There were more questions than answers as residents in a Kirschner Mountain subdivision gathered at a public forum Thursday night to hear an assessment of a potential landslide cascading onto their properties.
The city has already identified a slope between Loseth Road and Kloppenburg Court as placing an immediate landslide hazard on nearby homeowners.
But while why the slope in question has become a danger—rising groundwater table along with additional fill piled on to the original slope—has been identified by geotechnical engineers, who is responsible remains a mystery city officials are still trying to sort out.
James Kay, City of Kelowna development engineering manager, said to the best of the city’s knowledge, neither of the current owners of two properties living directly next to the slope are responsible for the slope degradation, but both currently face the potential of paying the more than $1 million to cover the slope restoration costs.
Both property owners, at 2045 Loseth Rd. and 2001 Kloppenburg Crt., have retained lawyers and kept in close contact with city officials with regards to taking civil action to protect their financial interests.
“The forensics of who did what will come out later, as we are still trying to figure out who did what, who knew what and who signed off on what,” Kay said.
“It is not just a case of one person being involved. There are several people involved.”
Residents voiced concerns about the professional certification of engineers who signed off on these geotechnical projects, and the blasting further up the hill on Kirschner Mountain where new home lots are being developed.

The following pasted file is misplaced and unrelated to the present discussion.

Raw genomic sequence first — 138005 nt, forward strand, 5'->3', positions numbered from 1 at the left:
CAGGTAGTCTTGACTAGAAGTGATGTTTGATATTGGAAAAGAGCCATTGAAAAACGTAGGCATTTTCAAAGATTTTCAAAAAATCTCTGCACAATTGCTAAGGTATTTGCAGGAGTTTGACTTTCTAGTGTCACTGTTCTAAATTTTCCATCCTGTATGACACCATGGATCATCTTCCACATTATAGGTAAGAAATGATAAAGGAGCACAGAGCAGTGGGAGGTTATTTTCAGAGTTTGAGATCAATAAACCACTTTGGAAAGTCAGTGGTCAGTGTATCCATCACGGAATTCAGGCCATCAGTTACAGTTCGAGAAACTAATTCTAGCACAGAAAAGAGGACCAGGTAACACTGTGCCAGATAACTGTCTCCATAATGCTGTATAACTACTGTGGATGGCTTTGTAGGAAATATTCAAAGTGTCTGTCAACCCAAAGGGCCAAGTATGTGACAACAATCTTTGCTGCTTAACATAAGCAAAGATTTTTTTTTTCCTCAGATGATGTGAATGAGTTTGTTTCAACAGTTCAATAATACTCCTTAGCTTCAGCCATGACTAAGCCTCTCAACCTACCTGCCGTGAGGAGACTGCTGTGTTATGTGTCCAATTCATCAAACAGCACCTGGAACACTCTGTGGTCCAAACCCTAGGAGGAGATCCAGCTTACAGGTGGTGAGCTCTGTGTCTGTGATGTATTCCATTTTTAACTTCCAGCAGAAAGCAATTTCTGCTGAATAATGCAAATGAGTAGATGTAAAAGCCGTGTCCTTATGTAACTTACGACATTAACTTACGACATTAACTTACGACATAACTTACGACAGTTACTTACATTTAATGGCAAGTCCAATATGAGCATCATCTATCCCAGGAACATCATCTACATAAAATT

“The blasting going on up the hill has to have something to do with this. Sometimes it sounds like a bomb going off,” said one resident.
“If your house is shaking from it then it has to have some impact below the ground as well.”
Kay said at this point in the investigation, the dynamite blasting is not considered a factor in the slope weakening, but it was one explanation that didn’t initially raise consideration.
He said while council has told staff it is a priority to tighten up blasting bylaw restrictions, ultimately approval rests with the province and not at the municipal level.
“But blasting is an issue we hear loud and clear about and we are working to address that,” Kay said.
After the meeting, Kay said input from residents is helpful to city staff in trying to uncover responsibility for the landslide fears.
“We are here to listen and to help,” he said.
Kay said the immediate concern for the city remains to alleviate the landslide risk, determine who is responsible and seek to have those responsible cover the remediation costs.
“We have said we want to fix this problem in March and we are ready to go. We will go back to council on Monday and seek approval to proceed, and then ask for permission of the two affected property owners to access their land and do what the geotechnical experts have given us clear direction on what needs to be done,” Kay said.
“Our contractors and our crews are ready to go. The slope is susceptible to a higher risk with the groundwater at the level it is now so we are very concerned about that.”